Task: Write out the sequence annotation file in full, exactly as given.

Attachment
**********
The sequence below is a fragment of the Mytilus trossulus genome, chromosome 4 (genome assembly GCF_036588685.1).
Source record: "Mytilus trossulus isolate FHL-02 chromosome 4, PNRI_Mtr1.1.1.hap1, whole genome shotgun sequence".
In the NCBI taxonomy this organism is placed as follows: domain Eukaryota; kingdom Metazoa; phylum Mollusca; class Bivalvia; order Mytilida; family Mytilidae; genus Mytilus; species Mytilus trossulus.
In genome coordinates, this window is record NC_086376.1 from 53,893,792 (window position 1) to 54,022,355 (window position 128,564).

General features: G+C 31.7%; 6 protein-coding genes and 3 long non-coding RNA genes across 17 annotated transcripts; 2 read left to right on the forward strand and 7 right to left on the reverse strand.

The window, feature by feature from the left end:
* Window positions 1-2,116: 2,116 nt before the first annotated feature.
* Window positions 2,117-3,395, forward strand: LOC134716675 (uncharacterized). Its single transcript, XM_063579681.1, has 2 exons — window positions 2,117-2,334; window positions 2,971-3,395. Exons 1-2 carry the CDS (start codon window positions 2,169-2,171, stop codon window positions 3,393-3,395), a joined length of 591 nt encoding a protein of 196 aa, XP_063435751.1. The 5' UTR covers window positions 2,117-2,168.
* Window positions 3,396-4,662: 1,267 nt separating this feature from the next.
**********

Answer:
The sequence below is a fragment of the Mytilus trossulus genome, chromosome 4 (genome assembly GCF_036588685.1).
Source record: "Mytilus trossulus isolate FHL-02 chromosome 4, PNRI_Mtr1.1.1.hap1, whole genome shotgun sequence".
In the NCBI taxonomy this organism is placed as follows: domain Eukaryota; kingdom Metazoa; phylum Mollusca; class Bivalvia; order Mytilida; family Mytilidae; genus Mytilus; species Mytilus trossulus.
In genome coordinates, this window is record NC_086376.1 from 53,893,792 (window position 1) to 54,022,355 (window position 128,564).

General features: G+C 31.7%; 6 protein-coding genes and 3 long non-coding RNA genes across 17 annotated transcripts; 2 read left to right on the forward strand and 7 right to left on the reverse strand.

The window, feature by feature from the left end:
* Window positions 1-2,116: 2,116 nt before the first annotated feature.
* Window positions 2,117-3,395, forward strand: LOC134716675 (uncharacterized). Its single transcript, XM_063579681.1, has 2 exons — window positions 2,117-2,334; window positions 2,971-3,395. Exons 1-2 carry the CDS (start codon window positions 2,169-2,171, stop codon window positions 3,393-3,395), a joined length of 591 nt encoding a protein of 196 aa, XP_063435751.1. The 5' UTR covers window positions 2,117-2,168.
* Window positions 3,396-4,662: 1,267 nt separating this feature from the next.